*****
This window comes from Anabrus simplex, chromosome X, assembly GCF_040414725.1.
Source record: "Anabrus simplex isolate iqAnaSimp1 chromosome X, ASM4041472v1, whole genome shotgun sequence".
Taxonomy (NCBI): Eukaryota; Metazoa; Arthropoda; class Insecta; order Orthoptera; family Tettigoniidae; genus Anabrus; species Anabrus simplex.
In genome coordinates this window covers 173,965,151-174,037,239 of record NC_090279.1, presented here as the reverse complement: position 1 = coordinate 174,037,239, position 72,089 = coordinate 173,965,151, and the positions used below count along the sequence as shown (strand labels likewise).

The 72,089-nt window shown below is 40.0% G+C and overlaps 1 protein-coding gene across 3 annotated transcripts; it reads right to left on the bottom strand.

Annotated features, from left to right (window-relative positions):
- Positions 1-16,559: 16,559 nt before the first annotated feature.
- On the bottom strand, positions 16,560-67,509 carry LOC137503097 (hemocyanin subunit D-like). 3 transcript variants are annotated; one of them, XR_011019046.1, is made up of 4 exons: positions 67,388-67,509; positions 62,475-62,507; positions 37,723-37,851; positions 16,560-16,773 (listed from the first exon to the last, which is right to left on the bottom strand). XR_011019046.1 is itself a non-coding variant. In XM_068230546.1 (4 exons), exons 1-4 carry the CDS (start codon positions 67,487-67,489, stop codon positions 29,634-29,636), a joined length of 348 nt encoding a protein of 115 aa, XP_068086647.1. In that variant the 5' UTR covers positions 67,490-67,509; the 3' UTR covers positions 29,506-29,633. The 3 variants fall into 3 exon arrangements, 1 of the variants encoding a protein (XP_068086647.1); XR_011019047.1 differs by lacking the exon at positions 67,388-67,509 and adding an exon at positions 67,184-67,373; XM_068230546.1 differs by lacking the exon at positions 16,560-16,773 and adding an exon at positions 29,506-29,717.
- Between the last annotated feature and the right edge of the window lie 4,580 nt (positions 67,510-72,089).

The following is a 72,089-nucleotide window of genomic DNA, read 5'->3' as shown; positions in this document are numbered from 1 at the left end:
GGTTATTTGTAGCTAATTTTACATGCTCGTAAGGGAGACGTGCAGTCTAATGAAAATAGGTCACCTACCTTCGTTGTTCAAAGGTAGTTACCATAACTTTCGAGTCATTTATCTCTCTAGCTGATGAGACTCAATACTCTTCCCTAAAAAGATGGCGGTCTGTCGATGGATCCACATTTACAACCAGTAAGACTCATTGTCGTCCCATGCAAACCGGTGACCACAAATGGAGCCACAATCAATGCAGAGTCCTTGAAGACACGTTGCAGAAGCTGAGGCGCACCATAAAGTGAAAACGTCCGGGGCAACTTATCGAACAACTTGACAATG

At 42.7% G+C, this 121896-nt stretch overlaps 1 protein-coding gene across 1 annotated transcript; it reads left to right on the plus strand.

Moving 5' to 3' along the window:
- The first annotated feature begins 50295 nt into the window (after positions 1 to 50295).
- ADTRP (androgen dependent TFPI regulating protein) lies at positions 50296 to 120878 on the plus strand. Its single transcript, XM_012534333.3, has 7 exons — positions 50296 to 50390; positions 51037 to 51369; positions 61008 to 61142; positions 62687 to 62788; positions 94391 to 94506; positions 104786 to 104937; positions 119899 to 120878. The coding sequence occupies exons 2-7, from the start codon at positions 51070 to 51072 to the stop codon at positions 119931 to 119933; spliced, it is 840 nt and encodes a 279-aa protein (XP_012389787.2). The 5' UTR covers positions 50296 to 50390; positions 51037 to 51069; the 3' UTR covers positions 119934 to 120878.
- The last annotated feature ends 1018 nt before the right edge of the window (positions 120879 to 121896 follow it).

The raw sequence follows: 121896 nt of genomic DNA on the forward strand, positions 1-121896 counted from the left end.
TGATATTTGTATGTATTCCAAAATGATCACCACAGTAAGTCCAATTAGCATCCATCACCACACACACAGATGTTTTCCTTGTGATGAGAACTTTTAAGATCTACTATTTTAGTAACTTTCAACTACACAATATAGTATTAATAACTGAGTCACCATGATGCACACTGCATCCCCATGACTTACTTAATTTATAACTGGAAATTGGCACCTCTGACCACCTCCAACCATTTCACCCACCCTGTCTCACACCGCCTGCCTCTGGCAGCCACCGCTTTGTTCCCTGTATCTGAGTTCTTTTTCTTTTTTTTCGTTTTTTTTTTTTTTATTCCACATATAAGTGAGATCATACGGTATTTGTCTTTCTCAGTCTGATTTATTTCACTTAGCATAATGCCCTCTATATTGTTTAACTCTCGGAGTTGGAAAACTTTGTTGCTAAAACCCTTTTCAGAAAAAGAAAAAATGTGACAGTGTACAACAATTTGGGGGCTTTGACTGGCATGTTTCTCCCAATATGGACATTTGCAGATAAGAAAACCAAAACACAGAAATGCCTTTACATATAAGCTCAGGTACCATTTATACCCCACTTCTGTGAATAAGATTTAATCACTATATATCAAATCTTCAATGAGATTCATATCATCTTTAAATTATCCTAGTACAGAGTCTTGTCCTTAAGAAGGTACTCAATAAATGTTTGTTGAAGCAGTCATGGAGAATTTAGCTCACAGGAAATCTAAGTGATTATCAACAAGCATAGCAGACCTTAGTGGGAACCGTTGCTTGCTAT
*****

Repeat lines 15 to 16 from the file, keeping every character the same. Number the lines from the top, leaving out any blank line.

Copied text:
- ADTRP (androgen dependent TFPI regulating protein) lies at positions 50296 to 120878 on the plus strand. Its single transcript, XM_012534333.3, has 7 exons — positions 50296 to 50390; positions 51037 to 51369; positions 61008 to 61142; positions 62687 to 62788; positions 94391 to 94506; positions 104786 to 104937; positions 119899 to 120878. The coding sequence occupies exons 2-7, from the start codon at positions 51070 to 51072 to the stop codon at positions 119931 to 119933; spliced, it is 840 nt and encodes a 279-aa protein (XP_012389787.2). The 5' UTR covers positions 50296 to 50390; positions 51037 to 51069; the 3' UTR covers positions 119934 to 120878.
- The last annotated feature ends 1018 nt before the right edge of the window (positions 120879 to 121896 follow it).